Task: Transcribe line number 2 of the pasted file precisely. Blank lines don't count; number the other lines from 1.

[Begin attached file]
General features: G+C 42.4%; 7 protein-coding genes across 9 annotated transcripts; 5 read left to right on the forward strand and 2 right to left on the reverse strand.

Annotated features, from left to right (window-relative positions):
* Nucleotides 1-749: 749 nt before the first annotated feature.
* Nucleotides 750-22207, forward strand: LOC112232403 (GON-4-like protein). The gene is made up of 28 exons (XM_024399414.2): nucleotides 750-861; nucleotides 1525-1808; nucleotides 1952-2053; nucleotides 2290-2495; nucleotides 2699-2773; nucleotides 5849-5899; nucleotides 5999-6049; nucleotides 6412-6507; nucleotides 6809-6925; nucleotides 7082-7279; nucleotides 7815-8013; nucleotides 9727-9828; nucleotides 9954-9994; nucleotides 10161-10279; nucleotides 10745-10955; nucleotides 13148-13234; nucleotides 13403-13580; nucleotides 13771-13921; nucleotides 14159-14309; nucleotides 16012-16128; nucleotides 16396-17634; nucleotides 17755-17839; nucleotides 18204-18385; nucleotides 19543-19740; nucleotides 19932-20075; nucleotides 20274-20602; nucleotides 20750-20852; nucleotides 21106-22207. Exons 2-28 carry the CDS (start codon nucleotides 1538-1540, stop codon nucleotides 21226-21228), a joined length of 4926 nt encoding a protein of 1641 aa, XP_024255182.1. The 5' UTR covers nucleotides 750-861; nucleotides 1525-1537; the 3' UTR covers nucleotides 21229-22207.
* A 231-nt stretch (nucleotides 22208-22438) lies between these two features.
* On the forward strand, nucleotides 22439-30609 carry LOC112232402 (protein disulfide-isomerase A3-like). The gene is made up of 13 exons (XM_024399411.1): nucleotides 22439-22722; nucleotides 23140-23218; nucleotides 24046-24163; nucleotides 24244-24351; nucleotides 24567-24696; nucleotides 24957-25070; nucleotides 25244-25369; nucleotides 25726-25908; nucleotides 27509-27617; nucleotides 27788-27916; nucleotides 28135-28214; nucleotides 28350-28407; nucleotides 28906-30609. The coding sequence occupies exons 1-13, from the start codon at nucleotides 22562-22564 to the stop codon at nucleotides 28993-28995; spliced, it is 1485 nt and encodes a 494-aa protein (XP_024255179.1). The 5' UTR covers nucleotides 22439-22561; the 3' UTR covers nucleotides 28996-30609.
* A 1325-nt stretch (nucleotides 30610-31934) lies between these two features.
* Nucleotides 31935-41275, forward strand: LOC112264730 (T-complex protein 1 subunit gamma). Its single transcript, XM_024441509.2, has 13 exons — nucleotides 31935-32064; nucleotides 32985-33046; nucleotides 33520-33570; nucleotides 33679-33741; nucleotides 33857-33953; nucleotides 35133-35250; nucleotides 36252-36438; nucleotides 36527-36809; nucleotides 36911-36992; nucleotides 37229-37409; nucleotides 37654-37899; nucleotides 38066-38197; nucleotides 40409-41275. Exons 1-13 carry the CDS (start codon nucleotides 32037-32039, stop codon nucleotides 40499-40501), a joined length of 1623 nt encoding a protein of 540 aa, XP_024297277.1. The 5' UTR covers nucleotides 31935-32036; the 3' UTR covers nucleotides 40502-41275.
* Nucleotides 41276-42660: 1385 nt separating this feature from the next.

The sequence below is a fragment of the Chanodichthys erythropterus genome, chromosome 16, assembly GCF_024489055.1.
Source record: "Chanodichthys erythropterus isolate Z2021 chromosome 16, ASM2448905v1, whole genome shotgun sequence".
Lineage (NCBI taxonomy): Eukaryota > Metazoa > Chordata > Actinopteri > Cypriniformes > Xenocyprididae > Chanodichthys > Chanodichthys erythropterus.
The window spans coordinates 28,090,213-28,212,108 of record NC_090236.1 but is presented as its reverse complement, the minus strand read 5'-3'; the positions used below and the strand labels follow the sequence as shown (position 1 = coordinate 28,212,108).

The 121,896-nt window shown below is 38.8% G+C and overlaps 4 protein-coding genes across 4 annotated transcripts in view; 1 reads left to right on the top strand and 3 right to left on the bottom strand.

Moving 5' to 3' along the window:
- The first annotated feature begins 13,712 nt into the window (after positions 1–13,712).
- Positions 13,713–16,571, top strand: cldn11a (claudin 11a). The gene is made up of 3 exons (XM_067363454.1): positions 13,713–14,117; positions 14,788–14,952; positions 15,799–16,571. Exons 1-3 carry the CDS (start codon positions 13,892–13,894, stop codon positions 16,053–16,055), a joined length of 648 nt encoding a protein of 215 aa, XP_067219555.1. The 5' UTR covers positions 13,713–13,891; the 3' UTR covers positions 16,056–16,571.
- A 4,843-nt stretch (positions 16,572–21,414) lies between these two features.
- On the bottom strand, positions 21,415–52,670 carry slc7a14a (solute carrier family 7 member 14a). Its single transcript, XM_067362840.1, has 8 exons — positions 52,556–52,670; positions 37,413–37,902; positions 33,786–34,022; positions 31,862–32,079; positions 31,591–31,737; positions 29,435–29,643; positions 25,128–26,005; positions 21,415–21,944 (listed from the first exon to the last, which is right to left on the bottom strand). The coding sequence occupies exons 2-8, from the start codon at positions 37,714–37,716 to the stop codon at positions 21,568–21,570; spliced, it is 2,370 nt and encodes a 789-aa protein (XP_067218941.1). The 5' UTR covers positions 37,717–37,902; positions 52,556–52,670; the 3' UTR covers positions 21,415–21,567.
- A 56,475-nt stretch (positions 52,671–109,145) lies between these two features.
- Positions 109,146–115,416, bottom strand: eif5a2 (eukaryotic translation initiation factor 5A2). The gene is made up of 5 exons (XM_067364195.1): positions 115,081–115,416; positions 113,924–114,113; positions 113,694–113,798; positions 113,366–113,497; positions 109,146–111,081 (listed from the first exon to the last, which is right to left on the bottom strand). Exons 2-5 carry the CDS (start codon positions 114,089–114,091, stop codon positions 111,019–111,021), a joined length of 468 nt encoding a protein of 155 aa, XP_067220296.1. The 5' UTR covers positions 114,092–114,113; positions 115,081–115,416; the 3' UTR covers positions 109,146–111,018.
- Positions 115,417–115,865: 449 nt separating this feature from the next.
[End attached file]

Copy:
Annotated features, from left to right (window-relative positions):